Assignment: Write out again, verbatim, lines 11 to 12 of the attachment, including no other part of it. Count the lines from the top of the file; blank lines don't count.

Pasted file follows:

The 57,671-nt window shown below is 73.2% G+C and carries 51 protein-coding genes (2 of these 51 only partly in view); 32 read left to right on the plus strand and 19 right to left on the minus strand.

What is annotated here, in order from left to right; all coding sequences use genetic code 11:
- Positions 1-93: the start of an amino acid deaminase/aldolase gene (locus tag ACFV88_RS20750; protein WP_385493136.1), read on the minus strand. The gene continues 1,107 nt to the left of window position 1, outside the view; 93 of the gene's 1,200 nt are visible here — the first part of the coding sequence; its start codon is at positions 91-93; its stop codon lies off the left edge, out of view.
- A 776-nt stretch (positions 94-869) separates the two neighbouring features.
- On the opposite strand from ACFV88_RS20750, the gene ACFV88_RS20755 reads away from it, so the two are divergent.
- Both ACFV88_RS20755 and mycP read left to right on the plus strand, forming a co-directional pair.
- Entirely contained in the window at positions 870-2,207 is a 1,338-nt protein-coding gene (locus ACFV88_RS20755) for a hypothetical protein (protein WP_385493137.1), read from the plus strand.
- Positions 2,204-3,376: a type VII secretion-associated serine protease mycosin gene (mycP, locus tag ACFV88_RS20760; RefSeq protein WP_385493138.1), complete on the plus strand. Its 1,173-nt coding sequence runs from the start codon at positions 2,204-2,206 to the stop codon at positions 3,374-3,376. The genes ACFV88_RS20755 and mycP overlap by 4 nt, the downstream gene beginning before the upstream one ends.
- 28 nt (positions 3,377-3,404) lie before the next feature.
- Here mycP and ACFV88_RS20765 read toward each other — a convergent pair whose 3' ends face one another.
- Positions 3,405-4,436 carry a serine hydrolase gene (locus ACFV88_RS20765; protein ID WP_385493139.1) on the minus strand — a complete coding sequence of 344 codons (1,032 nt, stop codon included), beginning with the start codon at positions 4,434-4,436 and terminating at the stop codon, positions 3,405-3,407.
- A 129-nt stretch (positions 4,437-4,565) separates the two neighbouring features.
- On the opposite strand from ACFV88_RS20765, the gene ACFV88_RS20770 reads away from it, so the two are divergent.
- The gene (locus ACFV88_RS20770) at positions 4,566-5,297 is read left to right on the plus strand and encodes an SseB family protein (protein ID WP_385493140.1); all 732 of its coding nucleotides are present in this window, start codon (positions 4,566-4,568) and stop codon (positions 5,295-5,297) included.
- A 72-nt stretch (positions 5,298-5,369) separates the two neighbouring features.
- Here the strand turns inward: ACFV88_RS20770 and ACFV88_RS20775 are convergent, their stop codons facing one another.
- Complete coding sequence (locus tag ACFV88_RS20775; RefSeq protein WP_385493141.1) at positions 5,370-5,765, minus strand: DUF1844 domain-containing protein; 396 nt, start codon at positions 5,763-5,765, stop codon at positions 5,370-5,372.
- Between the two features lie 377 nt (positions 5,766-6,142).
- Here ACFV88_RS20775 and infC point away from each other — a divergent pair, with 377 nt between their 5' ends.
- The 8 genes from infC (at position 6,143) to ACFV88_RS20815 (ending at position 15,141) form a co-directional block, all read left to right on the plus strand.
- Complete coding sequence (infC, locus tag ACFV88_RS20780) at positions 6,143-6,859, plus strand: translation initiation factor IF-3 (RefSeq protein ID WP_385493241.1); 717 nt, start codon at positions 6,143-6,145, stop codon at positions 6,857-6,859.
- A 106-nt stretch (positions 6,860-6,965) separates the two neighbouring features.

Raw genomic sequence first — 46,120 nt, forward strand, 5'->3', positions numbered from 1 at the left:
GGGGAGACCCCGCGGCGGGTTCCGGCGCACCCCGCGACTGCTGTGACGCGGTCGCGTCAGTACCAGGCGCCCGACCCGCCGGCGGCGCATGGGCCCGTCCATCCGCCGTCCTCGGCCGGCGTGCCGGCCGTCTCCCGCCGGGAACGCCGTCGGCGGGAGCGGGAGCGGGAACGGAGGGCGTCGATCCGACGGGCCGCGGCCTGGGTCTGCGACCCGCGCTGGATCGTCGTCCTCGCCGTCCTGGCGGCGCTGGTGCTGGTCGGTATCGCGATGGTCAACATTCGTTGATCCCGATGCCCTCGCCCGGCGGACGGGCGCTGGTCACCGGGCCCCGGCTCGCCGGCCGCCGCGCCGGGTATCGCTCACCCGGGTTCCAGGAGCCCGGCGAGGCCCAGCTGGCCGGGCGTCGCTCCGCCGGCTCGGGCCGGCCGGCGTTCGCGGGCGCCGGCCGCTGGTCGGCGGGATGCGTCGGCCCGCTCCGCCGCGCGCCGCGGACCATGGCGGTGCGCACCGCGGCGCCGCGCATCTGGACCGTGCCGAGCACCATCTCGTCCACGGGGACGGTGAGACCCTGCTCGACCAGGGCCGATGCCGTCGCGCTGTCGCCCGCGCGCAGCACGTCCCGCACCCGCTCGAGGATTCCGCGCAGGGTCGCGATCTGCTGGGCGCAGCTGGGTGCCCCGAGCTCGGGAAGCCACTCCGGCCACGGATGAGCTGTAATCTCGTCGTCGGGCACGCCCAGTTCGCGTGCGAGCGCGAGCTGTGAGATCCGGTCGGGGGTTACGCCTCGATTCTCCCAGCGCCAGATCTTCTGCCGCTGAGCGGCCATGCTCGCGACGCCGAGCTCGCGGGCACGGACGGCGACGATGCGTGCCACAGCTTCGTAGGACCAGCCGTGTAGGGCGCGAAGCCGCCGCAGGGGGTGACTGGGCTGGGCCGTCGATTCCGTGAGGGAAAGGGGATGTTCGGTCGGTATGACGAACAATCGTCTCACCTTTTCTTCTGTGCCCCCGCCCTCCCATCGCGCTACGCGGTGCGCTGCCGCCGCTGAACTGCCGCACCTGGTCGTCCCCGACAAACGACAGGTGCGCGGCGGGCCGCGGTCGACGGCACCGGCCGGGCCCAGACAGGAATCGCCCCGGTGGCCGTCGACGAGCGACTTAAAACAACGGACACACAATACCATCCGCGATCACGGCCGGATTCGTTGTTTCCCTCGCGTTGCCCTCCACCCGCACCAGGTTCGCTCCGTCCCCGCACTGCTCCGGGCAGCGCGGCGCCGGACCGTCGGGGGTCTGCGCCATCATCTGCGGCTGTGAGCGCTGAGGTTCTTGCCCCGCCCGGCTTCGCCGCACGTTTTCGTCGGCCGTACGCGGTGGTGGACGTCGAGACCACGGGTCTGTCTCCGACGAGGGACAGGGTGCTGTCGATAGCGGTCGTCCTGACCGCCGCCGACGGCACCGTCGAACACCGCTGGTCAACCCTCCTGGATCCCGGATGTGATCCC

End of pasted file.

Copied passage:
- Positions 3,405-4,436 carry a serine hydrolase gene (locus ACFV88_RS20765; protein ID WP_385493139.1) on the minus strand — a complete coding sequence of 344 codons (1,032 nt, stop codon included), beginning with the start codon at positions 4,434-4,436 and terminating at the stop codon, positions 3,405-3,407.
- A 129-nt stretch (positions 4,437-4,565) separates the two neighbouring features.